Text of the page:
When a tip about Project Aura arrived in my inbox last week, I suspected that it was just another hipster bike lighting system and the electropop soundtrack of the Vimeo teaser initially confirmed my intuition.
But lo and behold, Project Aura is actually a really good idea: rim-mounted LEDs that change colors based on how fast you ride—self-powered (by a front hub dynamo) to boot. It's the brainchild of Ethan Frier and Jonathan Ota, industrial design students at Carnegie Mellon University who admirably addressed the issue of nighttime cycling accidents with an idea and a Small Undergraduate Research Grant (SURG).
Project Aura is a bicycle lighting system designed to address the issue of nighttime urban bike commuting. The system challenges the current paradigm of bike lighting by rethinking what the purpose of a bike lighting system really is. We embedded LEDs in the rims of the bike, powered by a front hub dynamo. It was our intention to create a functional safety lighting system that riders want to use and want to be seen using it.
The two rising juniors documented the process on a Tumblog; Ethan has also wisely chosen to include the work in his Coroflot portfolio.
Great work and good luck finding internships, guys!
Speck Design partnered with Google's Schaft Robotics to create a functional skin for the Schaft robot.
Neurable, a Boston-based tech startup had a mission to bring BUI technology to everyday with groundbreaking EEG headphones to help...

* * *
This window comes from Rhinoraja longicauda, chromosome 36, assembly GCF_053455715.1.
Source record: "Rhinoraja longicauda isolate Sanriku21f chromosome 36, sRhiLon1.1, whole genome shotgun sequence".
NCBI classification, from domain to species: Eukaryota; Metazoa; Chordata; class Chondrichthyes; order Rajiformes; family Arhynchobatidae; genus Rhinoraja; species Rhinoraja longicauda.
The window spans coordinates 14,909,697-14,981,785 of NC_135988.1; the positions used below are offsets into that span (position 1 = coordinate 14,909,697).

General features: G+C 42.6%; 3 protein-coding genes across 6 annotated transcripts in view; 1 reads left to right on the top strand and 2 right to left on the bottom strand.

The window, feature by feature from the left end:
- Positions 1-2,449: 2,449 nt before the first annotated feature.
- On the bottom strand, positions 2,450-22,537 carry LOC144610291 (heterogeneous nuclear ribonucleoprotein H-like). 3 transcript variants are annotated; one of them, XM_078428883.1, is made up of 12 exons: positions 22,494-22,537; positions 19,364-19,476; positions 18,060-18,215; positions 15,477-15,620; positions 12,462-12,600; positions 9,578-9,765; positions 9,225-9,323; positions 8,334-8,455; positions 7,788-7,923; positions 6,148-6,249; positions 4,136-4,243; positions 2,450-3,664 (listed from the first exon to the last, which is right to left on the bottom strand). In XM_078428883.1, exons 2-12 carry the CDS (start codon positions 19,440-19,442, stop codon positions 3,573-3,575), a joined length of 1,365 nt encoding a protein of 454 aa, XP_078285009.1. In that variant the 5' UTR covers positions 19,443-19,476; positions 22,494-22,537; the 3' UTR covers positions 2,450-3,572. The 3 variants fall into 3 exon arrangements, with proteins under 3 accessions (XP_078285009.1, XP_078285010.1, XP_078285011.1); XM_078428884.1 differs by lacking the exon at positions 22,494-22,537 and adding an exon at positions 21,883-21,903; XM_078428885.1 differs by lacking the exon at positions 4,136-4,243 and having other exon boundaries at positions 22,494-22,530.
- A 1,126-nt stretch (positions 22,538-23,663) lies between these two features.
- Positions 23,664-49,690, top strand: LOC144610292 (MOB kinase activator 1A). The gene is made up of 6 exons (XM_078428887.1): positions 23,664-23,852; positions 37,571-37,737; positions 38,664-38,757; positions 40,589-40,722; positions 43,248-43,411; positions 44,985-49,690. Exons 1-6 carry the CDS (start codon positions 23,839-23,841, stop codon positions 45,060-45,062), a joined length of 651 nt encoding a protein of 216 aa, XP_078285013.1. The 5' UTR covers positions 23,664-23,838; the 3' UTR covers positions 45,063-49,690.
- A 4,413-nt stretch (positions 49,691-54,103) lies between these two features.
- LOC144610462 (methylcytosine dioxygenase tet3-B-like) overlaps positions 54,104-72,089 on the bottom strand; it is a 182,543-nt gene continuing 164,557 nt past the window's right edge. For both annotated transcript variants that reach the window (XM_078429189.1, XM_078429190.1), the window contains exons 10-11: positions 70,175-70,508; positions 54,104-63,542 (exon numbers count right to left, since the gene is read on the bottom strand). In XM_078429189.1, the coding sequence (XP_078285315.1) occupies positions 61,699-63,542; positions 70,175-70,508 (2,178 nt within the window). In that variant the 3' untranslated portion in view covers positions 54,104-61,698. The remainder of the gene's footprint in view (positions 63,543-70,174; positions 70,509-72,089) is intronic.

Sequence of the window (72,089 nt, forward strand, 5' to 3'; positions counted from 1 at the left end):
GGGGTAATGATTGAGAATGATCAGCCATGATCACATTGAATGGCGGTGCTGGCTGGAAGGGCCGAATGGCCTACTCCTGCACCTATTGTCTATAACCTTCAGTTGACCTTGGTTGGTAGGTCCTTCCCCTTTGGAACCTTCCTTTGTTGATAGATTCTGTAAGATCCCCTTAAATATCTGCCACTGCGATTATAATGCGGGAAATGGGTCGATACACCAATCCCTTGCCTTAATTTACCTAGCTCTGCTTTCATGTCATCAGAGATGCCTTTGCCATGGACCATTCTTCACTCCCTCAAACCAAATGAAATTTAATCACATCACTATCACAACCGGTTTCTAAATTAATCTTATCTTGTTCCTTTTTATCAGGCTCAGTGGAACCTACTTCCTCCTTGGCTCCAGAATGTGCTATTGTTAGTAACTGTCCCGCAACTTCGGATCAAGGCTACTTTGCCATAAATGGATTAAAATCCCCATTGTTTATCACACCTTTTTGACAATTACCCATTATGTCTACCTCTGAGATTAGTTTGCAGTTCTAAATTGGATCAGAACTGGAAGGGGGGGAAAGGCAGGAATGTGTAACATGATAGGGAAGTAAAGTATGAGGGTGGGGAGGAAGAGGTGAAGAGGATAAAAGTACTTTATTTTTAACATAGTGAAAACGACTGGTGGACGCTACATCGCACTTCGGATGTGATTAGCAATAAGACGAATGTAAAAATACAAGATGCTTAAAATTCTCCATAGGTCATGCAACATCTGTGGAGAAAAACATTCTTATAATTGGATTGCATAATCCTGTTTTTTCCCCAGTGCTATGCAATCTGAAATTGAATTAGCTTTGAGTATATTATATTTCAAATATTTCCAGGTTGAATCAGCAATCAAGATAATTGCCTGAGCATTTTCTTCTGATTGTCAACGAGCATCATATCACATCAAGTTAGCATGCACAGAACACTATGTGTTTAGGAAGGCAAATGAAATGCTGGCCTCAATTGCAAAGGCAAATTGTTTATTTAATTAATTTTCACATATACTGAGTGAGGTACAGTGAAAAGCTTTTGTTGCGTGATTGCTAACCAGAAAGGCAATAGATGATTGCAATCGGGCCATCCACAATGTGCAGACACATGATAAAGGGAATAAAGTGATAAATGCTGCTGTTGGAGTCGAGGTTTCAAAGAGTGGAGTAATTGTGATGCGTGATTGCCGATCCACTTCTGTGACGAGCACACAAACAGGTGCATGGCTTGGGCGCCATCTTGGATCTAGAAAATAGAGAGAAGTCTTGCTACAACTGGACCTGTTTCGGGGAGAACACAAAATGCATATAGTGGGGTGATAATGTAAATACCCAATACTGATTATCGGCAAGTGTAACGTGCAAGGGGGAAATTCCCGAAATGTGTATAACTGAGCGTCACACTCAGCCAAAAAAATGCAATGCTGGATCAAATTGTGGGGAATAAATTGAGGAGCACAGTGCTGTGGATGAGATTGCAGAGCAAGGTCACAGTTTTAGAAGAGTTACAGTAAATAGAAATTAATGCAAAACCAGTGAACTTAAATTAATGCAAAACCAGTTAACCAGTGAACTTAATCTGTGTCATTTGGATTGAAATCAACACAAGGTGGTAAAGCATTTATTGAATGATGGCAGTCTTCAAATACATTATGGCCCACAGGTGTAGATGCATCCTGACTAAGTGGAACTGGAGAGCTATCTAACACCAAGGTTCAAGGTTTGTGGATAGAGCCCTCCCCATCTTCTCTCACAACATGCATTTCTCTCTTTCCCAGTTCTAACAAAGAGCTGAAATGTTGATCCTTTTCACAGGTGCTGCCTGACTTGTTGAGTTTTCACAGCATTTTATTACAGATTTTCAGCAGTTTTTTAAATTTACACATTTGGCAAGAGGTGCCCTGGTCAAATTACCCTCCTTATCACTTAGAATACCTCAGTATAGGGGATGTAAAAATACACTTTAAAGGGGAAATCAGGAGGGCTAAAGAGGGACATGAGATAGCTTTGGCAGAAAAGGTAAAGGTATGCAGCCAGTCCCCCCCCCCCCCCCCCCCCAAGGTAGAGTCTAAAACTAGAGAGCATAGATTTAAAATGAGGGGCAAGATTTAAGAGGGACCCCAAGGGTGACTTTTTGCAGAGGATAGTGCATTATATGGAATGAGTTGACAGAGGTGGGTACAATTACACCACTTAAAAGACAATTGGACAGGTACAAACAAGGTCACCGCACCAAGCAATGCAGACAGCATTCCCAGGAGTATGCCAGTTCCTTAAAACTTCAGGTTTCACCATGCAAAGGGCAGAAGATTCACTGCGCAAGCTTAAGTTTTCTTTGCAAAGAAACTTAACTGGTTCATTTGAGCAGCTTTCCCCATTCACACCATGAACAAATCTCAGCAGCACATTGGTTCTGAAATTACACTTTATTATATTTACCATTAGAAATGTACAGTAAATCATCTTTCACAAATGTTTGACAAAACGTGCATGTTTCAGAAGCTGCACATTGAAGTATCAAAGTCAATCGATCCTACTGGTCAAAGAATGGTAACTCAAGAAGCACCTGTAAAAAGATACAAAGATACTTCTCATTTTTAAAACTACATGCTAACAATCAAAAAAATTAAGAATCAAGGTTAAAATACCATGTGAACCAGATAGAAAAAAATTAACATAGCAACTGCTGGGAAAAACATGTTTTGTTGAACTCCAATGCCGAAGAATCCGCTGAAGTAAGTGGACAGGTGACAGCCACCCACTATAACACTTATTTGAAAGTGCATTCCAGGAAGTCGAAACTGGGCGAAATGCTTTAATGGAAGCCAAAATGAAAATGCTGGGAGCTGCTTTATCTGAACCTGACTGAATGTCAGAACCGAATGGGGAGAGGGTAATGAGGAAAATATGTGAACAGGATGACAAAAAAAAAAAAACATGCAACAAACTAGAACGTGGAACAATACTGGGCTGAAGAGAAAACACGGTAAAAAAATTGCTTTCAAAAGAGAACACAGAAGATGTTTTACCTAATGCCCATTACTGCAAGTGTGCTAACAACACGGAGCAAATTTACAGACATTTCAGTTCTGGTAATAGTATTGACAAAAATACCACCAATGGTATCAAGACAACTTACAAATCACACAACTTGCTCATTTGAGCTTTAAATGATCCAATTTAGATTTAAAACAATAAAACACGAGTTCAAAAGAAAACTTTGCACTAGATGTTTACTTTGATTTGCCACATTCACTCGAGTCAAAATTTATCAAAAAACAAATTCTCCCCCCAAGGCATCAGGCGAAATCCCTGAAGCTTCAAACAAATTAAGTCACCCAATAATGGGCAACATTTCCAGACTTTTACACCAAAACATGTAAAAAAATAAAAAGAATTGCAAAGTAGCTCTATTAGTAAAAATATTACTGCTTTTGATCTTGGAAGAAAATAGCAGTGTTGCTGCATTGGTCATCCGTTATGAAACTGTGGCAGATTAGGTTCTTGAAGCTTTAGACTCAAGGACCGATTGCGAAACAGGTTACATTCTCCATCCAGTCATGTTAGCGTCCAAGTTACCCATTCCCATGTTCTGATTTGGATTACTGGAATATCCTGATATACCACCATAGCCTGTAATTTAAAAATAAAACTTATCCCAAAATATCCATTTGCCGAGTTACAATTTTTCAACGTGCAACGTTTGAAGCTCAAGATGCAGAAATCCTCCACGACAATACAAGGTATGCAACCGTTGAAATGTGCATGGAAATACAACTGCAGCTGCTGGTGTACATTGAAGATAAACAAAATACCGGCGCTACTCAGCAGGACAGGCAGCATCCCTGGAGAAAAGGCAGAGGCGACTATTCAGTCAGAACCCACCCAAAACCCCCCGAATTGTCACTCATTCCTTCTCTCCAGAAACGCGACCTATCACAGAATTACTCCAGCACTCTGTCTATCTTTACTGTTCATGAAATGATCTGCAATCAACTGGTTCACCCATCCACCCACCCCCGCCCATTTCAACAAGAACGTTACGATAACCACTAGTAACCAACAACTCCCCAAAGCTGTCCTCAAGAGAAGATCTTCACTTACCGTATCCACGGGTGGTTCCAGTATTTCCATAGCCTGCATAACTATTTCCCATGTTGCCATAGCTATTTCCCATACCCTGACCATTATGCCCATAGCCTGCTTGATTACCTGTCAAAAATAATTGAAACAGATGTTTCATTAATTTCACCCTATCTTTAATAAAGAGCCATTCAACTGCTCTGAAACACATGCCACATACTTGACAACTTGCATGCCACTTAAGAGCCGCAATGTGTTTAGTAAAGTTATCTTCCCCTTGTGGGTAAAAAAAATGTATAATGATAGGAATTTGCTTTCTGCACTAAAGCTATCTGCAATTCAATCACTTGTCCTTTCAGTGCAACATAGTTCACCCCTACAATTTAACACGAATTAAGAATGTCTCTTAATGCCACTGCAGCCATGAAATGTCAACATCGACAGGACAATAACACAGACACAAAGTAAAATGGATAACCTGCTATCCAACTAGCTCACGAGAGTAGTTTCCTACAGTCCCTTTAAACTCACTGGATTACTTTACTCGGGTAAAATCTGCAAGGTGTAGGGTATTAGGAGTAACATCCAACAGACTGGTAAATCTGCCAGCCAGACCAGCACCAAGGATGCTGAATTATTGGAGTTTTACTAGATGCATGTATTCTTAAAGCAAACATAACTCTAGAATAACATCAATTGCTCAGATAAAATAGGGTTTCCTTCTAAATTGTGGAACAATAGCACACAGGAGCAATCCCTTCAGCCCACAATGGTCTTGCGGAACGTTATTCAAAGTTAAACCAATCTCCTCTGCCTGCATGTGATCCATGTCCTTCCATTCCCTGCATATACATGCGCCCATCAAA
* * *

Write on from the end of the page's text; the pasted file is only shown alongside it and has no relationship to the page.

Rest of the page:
Reusable, recyclable to-go food containers that replace single-use paper and Styrofoam boxes on college campuses and beyond.
Design brief: Custom-design, prototype, manufacture and deliver an updated, full store fixture package to 800 + stores across the US.
soft goods design firm, softgoods design firm, soft goods designer, softgoods designer, soft goods industrial designer, softgoods industrial designer, technical...
Routers are a pain to use; either they’re too slow, hard to use, and/or allow your IP to snoop and...
Don't have an account? Join Now
Create a Core77 Account
Already have an account? Sign In
Please enter your email and we will send an email to reset your password.
Greetings to you guys, good luck!
Thank you in advance. Extremistul@yahoo.com
when can I get those?
1. The pedal lighting would have better front and rear visibility.
2. Above comments suggest batteries might be an adequate & inexpensive power source for pedal lighting.
3. Marketing anything for which the bikes or expensive wheels have to be designed by bike and wheel manufactures could be difficult. (That not invented here thing, plus the travel budget)
4. Inexpensive lighted pedals could be a huge after market to parents for existing bikes for there children, could be handed down to sibling's bikes.
5. You could market directly to consumers and bike shops (world wide) via EBay, Amazon, etc. without having to gain acceptance from bike/wheel companies.
Low cost, rapid acceptance, speed to market, and wide adoption on existing bikes might save the most lives.
Good luck and safe riding!